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Is this contract void?

I contracted an event company to come to my daughters 5th birthday at her nursery. The character was suppose to be "Snow White" instead i got "jasmine" character. The owner didn't have the courtesy to inform me that she was not going to be available. Was late upon arrival and told me on the last minute that "I'll be getting the jasmine character and not the snow white character. I requested a discount but the owner doesn't want to give me one. We been back and fourth for about 5 months now. She added late fees, bank charges to the original amount. Now she wants to sue me? What do you guys think??

Answer Question

Asked by purpleorchid187 at 2:12 PM on Oct. 6, 2008 in Entertainment

Level 1 (0 Credits)
Answers (6)
  • You have to pay. A character showed up at the party. You can sue her AFTER you pay for breaching the original contract without proper notice. The truth is though because you didn't pay on time you likely won't get much if anything.

    Answer by GrnEyedGrandma at 2:14 PM on Oct. 6, 2008

  • I would let her take you to court and let the judge decide.

    Answer by riotgrrl at 2:59 PM on Oct. 6, 2008

  • Depends on what the contract stated.

    Answer by KLBrown at 3:03 PM on Oct. 6, 2008

  • What did the written contract state? Did it allow for character change without notice or did it specify that it was "Snow White"? What did it state about arrival time?

    Review the contract and see if the owner allowed herself a loop hole.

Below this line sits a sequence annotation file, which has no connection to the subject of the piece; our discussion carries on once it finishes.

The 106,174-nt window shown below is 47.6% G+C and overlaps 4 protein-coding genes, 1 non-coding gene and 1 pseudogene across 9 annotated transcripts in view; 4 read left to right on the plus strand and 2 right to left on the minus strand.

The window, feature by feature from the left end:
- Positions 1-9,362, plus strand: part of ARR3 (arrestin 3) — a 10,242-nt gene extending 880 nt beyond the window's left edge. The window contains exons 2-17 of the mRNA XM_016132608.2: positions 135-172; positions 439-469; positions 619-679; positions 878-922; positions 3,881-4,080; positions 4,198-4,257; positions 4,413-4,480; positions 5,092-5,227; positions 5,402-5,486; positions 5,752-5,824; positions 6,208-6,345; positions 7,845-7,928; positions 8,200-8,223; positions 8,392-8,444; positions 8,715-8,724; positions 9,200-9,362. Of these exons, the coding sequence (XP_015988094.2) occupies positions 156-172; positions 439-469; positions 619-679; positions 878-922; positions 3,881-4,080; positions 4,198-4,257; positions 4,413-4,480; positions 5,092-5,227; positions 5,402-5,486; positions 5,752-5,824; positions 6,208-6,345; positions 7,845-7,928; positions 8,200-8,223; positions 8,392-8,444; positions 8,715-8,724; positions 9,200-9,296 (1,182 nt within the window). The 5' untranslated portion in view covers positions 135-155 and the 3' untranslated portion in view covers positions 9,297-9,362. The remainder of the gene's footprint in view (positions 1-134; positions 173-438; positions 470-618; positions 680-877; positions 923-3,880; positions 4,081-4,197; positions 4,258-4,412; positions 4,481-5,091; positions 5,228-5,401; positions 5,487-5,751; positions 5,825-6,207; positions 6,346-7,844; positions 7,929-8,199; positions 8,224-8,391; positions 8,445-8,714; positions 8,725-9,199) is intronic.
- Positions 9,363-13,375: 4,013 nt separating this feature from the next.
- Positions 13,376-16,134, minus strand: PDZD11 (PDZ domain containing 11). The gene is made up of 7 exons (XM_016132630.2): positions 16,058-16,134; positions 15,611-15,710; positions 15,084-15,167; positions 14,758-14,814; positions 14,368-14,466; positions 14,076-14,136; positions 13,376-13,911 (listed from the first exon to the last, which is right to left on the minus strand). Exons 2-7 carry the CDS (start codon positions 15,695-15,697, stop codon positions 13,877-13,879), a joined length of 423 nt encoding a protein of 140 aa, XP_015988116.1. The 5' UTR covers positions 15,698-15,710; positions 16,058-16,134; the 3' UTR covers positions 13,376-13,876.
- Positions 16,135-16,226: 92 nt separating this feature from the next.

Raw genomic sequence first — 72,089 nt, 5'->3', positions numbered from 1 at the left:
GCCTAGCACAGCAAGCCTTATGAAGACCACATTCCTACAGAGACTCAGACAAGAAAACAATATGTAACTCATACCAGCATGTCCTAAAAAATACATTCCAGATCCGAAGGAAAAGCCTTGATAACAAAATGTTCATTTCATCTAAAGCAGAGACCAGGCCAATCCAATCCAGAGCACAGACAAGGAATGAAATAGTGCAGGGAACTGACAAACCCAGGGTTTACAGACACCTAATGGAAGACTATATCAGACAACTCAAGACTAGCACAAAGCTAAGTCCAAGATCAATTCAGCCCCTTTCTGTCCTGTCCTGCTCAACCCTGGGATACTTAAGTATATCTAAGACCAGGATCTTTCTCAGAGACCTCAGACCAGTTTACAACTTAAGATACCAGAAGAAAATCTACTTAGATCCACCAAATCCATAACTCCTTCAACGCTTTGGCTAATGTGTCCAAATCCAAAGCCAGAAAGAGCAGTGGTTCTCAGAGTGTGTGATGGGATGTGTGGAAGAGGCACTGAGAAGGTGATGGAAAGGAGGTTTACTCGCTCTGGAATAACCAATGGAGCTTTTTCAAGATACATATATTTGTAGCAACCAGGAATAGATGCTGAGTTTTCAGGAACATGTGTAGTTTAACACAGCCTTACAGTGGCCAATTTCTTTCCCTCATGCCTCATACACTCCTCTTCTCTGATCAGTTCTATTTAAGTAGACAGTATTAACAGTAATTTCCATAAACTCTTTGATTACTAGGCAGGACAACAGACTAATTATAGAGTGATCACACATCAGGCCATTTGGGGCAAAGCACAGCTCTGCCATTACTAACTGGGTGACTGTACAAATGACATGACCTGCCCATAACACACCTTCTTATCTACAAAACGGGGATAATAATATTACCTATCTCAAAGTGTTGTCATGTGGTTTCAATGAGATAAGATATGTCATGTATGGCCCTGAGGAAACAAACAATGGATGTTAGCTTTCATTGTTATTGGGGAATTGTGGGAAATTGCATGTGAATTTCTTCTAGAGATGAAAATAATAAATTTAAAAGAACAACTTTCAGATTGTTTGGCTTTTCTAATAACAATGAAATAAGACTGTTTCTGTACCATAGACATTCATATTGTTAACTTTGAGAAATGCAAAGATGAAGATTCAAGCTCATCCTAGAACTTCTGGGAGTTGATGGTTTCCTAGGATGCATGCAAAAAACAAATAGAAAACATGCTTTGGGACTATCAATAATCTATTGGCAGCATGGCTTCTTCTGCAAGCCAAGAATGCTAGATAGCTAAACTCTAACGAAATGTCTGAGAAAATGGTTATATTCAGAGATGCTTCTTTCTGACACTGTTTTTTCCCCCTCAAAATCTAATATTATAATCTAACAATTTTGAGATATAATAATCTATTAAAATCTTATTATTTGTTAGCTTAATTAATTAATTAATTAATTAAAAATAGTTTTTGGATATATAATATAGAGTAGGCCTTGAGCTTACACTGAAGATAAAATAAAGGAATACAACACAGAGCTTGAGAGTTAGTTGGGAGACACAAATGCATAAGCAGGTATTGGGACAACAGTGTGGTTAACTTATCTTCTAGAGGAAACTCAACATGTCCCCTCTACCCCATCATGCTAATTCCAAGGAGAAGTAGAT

If the contract is crystal clear than I would fight it all the ways.



    Answer by tinkerbell76 at 3:11 PM on Oct. 6, 2008

  • If you had a contract with her I'd be reading it to see what the details are concerning changes to characters, cancellations and amount of time needed to cancel. If the contract is in your favor, report her to the better business bureau and file a complaint against her business liscense.  Let her take you to court at HER expense if your contract rights are in favor of you. But if the contract was worded in her favor Ide just pay her the origonal fee you contracted for and let it go at that.


    Answer by vbruno at 3:18 PM on Oct. 6, 2008

  • I think you owe something, but not the whole amount. (Well, unless the wording of the contract allowed for substitutions.) Though, If you are like me all of your napkins, plates, gift wrap, balloons and other items were all purchased for the character you scheduled. They owed you a phone call (well in advance) letting you know that Snow White wasn't going to come. Also, how disappointed was your daughter? (my DS has autism, the whole party would have been ruined had the character he expected didn't show up). I'd just let them take you to court and let a neutral party decide on the amount you should pay.

    Answer by Austinsmom35 at 11:18 AM on Oct. 7, 2008

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